I’m sorry, Skald. It is very hard the first year. I lost my mom eleven years ago last June. Just as she was on her way out, I found the love of my life, but it hadn’t progressed to that stage yet, and my mom never got to meet her - although I must have mentioned that I was becoming friends with an American girl, by mail. So she never knew that I fell in love, emigrated, got married, established a career and became a homeowner, none of which I’d managed to do during her lifetime.

As a result of her passing, the family fell apart. Now, for all intents and purposes, there isn’t one anymore. All the things I’ve said on this board about my family are true. While I don’t miss the awful things that used to happen, I miss having a family. I thought it might bring us together, but it’s done the complete opposite. Regardless of our situation, we carry on. The alternative isn’t too attractive.

I wish you the best, and I wish for you the strength to carry on.

I’m really sorry, Skald. My mother died on March 16th of this year, aged 57. It makes me feel physically sick to remember her nightmarish final days. I hope you find some peace.

I also hope that, after a year has passed, I’ll feel a little bit better than I do; the last seven months have been thoroughly rotten.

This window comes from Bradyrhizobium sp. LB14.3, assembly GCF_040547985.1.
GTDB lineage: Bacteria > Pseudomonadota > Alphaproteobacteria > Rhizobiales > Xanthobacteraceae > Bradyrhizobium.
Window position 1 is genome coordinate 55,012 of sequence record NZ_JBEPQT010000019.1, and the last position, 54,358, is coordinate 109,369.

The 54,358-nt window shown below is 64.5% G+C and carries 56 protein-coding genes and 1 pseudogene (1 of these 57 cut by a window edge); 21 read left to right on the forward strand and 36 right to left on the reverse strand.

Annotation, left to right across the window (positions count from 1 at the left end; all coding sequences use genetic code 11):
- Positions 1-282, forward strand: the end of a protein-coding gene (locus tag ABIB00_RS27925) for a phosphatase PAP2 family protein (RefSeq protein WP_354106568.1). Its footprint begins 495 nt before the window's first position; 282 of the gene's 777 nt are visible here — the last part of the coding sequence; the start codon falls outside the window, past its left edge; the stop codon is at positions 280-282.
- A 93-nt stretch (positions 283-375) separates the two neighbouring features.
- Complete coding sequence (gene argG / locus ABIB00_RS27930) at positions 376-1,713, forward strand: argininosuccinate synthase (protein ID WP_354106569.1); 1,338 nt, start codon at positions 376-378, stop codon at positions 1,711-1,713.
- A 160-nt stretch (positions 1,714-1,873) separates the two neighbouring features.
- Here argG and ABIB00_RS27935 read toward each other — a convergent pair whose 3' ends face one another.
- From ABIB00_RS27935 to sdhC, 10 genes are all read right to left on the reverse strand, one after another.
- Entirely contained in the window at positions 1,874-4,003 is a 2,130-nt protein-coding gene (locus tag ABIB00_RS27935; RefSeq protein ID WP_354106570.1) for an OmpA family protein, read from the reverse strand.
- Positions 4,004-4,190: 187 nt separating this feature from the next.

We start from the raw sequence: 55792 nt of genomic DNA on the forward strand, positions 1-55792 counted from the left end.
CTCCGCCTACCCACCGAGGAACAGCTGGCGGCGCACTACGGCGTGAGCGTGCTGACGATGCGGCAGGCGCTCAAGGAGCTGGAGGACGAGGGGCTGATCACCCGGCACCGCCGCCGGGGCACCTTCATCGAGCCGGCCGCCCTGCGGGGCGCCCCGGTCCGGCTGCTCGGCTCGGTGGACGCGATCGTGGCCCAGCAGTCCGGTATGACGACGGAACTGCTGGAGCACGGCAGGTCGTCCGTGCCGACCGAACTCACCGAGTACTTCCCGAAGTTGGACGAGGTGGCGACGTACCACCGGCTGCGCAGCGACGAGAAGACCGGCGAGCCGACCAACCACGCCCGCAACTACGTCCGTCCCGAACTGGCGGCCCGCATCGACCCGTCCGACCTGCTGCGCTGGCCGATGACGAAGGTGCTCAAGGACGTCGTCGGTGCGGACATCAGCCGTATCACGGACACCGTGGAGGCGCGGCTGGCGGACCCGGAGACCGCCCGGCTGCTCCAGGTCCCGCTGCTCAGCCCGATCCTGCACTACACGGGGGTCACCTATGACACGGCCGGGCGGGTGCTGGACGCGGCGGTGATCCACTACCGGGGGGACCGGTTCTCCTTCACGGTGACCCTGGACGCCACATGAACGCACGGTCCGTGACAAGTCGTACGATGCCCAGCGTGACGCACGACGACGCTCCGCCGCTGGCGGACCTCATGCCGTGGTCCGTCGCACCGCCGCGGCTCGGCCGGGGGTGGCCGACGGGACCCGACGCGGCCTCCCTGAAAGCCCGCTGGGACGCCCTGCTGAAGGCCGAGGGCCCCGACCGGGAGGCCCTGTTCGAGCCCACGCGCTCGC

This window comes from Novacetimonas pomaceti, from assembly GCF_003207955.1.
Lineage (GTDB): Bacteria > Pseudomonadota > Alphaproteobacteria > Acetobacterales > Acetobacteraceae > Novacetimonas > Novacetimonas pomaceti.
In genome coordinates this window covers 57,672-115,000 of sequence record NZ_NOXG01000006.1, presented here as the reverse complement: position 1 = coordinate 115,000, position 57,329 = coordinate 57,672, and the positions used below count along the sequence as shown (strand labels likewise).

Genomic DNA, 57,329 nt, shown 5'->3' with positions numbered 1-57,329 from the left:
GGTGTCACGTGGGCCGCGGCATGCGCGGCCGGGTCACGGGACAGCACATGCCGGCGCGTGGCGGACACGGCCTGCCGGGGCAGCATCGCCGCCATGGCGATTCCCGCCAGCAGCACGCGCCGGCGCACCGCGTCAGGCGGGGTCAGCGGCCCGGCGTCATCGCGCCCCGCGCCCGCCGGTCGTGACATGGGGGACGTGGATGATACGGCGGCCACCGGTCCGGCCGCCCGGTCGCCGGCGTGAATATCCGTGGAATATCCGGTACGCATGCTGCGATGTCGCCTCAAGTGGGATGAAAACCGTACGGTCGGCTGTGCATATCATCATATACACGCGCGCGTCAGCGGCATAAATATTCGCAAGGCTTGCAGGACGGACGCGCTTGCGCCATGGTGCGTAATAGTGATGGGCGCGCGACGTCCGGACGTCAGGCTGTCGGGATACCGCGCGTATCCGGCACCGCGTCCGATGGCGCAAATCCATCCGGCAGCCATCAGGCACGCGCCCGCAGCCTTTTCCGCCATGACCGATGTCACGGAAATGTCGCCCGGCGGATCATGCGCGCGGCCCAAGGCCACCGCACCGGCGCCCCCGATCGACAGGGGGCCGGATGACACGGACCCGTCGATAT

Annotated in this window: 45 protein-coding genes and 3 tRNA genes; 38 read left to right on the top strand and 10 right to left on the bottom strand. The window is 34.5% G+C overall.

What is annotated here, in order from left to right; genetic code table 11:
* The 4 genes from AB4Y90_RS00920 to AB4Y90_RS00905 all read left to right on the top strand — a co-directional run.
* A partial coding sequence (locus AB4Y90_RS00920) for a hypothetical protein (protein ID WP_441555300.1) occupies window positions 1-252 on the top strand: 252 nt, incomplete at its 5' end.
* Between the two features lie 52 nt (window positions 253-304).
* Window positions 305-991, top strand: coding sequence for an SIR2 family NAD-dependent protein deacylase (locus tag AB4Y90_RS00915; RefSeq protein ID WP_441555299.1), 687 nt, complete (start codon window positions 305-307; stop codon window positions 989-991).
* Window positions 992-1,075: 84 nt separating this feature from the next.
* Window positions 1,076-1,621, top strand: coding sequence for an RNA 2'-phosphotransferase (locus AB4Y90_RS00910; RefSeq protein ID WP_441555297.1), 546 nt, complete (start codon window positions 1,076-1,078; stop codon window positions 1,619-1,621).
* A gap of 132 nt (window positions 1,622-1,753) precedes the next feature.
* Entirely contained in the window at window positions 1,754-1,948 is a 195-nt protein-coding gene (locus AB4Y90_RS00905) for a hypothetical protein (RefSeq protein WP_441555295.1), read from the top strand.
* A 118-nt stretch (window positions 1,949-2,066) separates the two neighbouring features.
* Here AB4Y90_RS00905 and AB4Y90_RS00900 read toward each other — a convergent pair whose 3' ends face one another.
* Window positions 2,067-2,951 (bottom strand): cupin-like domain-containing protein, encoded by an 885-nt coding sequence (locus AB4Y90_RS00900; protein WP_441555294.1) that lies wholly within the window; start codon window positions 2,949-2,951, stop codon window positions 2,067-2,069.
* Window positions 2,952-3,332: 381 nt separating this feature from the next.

I know how it goes. My mom died suddenly just over two years ago. Just before I was supposed to get married. Soon after that my wife got pregnate. I only wish my daughter could have meet her.

It does get better, I would say it took me right around a year to really get a start on getting over it.

I agree with the others that the first year is the hardest. For some reason it makes it feel like yesterday.

It will be twenty three years on November 4th since my brother passed. I only had fifteen years with him so although the anniversary day is always remembered the memories were from so long ago that many have faded.

His death tore apart my parents marriage which was really the only family I had.

It was a sad time but we can only learn and grow stronger from it.

There were many times through my life when I would sit and wish he could have met my children and them him. If he had gotten his life together I think he would have made a great uncle but I had to stop letting myself dwell on that.

We lose people and we learn to go on. They are never forgetten.

I hope you find strenghth and lean on your new bride. She may have not met your mother but she has a piece of her in her heart because she has you.

As everyone has said, the first year after losing a parent (or parents) is very hard. I know it was for me after mine died and sometimes I’ll see or do something and think “Oh, it would be so cool to show Mum and Da this!”